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Topic: Power-up the arduino uno with external 5v dc through the 5v pin. (Read 4785 times) previous topic - next topic

zainimechanical

Can we power the arduino uno board using the 5vdc external power source to 5v pin?



CrossRoads

Add a diode from 5V (anode) to Vin (cathode) to avoid reverse driving the 5V regulator and possibly damaging it.
Designing & building electrical circuits for over 25 years.  Screw Shield for Mega/Due/Uno,  Bobuino with ATMega1284P, & other '328P & '1284P creations & offerings at  my website.

zainimechanical

Diode 1N4001 can do the work,not sure about this.
How about zener diode,to protect the board from over voltage.

CrossRoads

Designing & building electrical circuits for over 25 years.  Screw Shield for Mega/Due/Uno,  Bobuino with ATMega1284P, & other '328P & '1284P creations & offerings at  my website.

Paul__B


Add a diode from 5V (anode) to Vin (cathode) to avoid reverse driving the 5V regulator and possibly damaging it.


If that was a problem, then you could not operate the UNO from USB, as that is precisely what the USB port does - feeds +5V to the 5V line!

zainimechanical


zainimechanical

Arduino uno produce 1 ampere current from the transistors.if we want more than that,
The best way to supllier the 5vdc from external sources.

alnath


Arduino uno produce 1 ampere current from the transistors.if we want more than that,
The best way to supllier the 5vdc from external sources.


??

Peter_n

Sorry everyone, there is a lot confusion on this page.

The drawn sketch is wrong. Vin is the higher voltage (the input for the voltage regulator).
The Arduino Uno 5V is not able to produce 1A.
Yes, you can use 5V to power the Arduino Uno, but there are a few things you have to know:
In some cases the voltage regulator was blown. You can avoid that with an extra diode (from output (5V) to input of voltage regulator). The Arduino Uno is protected to prevent current flowing into the USB bus into the PC. With a standalone ATmega chip the 5V can put current into the USB bus of the PC.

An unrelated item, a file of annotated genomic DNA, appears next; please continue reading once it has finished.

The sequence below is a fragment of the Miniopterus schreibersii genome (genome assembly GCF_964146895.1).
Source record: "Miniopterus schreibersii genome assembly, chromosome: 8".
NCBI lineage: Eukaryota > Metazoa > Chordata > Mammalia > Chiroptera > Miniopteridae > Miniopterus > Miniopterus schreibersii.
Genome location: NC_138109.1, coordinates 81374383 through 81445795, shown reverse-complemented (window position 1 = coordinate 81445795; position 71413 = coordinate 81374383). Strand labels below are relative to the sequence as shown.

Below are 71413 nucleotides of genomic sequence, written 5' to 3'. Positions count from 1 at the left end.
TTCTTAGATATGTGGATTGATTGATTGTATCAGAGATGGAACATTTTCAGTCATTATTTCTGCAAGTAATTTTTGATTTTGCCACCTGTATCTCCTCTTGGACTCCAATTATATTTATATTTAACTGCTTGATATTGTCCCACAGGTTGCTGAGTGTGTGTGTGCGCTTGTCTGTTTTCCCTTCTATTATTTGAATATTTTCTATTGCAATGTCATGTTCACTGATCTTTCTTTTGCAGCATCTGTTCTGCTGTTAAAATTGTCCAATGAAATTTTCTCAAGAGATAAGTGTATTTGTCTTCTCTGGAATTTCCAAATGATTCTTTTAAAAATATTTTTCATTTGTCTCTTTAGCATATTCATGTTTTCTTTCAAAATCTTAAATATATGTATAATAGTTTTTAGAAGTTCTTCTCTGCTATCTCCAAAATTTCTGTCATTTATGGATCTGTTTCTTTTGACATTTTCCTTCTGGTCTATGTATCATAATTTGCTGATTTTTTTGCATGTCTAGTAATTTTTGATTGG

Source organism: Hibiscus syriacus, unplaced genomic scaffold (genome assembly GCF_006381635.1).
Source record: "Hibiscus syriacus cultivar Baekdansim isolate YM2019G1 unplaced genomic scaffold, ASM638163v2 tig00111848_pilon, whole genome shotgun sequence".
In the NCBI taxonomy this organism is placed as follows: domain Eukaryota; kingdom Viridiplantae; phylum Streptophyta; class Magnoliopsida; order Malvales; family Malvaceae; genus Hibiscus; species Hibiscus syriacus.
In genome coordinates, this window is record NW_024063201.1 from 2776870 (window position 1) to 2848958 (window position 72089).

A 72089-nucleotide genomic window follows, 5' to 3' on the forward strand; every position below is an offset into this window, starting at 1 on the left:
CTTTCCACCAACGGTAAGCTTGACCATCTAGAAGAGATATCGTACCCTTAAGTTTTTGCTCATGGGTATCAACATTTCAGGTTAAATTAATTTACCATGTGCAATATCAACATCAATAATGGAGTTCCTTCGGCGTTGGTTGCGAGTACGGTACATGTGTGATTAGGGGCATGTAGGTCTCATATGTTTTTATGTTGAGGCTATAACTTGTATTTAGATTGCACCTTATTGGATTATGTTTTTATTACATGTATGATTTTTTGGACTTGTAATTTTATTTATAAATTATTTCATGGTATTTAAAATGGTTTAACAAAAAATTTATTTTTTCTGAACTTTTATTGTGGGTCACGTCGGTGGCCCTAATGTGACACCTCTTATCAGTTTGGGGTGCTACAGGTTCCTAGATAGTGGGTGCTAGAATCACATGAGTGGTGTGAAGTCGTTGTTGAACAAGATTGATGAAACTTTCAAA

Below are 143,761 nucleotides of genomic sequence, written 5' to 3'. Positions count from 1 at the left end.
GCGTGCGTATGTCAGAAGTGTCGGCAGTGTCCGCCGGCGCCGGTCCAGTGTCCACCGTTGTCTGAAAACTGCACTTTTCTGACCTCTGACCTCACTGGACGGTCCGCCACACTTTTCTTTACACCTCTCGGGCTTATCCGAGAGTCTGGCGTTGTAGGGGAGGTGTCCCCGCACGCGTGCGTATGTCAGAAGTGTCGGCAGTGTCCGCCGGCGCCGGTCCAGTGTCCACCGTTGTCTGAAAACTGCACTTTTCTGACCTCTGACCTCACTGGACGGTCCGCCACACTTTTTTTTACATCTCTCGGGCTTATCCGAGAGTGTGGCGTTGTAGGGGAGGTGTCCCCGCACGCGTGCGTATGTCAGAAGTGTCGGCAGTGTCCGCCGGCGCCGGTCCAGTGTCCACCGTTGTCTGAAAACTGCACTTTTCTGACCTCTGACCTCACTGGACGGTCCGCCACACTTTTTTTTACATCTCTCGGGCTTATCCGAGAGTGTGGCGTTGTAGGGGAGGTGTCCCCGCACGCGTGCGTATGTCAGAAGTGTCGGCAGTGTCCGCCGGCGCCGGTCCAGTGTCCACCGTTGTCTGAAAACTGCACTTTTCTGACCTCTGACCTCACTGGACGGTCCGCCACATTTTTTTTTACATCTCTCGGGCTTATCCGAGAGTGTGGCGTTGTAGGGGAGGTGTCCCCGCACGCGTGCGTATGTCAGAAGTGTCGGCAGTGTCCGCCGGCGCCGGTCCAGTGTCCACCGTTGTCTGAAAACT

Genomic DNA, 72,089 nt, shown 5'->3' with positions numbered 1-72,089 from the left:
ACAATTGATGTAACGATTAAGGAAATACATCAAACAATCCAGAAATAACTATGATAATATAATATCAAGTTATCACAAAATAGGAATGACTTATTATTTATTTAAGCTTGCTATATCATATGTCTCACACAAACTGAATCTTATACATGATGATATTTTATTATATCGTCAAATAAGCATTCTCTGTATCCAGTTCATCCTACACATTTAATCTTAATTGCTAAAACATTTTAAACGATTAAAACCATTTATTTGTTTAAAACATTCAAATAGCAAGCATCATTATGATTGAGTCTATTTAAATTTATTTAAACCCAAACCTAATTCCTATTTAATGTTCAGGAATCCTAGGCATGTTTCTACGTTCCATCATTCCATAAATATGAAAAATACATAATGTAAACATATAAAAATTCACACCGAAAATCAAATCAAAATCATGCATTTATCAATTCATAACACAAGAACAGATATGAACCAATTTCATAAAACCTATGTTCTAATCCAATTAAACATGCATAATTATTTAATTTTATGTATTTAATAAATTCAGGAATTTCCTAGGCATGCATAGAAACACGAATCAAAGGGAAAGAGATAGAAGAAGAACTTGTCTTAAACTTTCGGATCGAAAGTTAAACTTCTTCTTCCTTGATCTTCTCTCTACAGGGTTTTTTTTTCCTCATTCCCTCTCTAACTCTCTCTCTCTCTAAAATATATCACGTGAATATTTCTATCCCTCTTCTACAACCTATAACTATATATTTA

I use a number of times external 5V to power Arduino boards. My external 5V are protected against high currents. I do have at least the diode over the voltage regulator, and sometimes I remove the voltage regulator. I didn't have a problem yet.

cjdelphi


Sorry everyone, there is a lot confusion on this page.

The drawn sketch is wrong. Vin is the higher voltage (the input for the voltage regulator).
The Arduino Uno 5V is not able to produce 1A.
Yes, you can use 5V to power the Arduino Uno, but there are a few things you have to know:
In some cases the voltage regulator was blown. You can avoid that with an extra diode (from output (5V) to input of voltage regulator). The Arduino Uno is protected to prevent current flowing into the USB bus into the PC. With a standalone ATmega chip the 5V can put current into the USB bus of the PC.

I use a number of times external 5V to power Arduino boards. My external 5V are protected against high currents. I do have at least the diode over the voltage regulator, and sometimes I remove the voltage regulator. I didn't have a problem yet.



The 7805 smd version should supply up to 1 amp peak but very briefly until it begins melting :)

Paul__B


The 7805 smd version should supply up to 1 amp peak but very briefly until it begins melting


Actually, by design it simply shuts down instead, as does the LM1117.  No such pyrotechnics

{I nearly mis-spelled "shuts"!}

CrossRoads

Designing & building electrical circuits for over 25 years.  Screw Shield for Mega/Due/Uno,  Bobuino with ATMega1284P, & other '328P & '1284P creations & offerings at  my website.

cjdelphi



The 7805 smd version should supply up to 1 amp peak but very briefly until it begins melting


Actually, by design it simply shuts down instead, as does the LM1117.  No such pyrotechnics

{I nearly mis-spelled "shuts"!}



Actually, when hot the current slowly drops along with voltage or quickly with excessive current, but it does not shut down like you describe..


Paul__B


See Reply #5 here from Arduino Team re: powering from external 5V:


Yes, interesting; the original thread relates to problems not with the regulator, but to the FTDI chip.

My reading of it all is that some people have had some problems some times with various boards, but they really do not have the foggiest idea as to what is happening.   :D

I repeat - if there was a problem with back-feeding the on-board regulator, how come the USB supply (which may well be capable of 2 amps) causes no such problem?

The problem is of course, second-hand reports.  Who knows what "external regulated 5V supplies" were in fact used?  The "take home message" is that using the on-board regulator - which is in fact quite rugged in itself - is at least predictable and reliable, as largely, is a USB port.

{Aside:  I have not been getting the forum "Broken!" page for a day or two!}

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